Drugs’ comparative efficacy needed

ONE-half of all the new drugs that were introduced in the US during the past decade had no comparative effectiveness data available at the time of their approval, a study has found.

After excluding orphan drugs and those medicines where there was no alternative treatment, the availability of comparative effectiveness data increased to two-thirds.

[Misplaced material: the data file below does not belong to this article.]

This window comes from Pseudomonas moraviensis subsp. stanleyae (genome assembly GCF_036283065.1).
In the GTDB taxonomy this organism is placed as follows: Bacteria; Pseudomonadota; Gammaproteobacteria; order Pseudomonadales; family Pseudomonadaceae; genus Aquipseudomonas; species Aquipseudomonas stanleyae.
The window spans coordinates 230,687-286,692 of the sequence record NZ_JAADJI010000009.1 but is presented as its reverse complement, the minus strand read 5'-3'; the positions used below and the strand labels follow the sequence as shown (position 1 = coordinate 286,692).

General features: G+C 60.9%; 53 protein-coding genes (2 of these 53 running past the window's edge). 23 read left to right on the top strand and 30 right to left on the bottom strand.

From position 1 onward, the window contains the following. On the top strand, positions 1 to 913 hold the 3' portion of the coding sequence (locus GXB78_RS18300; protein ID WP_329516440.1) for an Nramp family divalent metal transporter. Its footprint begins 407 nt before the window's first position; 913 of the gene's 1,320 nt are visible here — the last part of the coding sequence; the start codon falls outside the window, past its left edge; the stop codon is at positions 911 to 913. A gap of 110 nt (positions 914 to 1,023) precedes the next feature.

The researchers said that such studies – which compared the effectiveness of a new drug with its rivals – could have an important role to play in aiding decision-making at a time when observational data from routine care had not yet become available and larger head-to-head trials were not yet complete.

“Comparative effectiveness is taking on an increasingly important role in US health care, yet little is known about the availability of comparative efficacy data for drugs at the time of their approval in the US,” they said. 

“Strategies are needed

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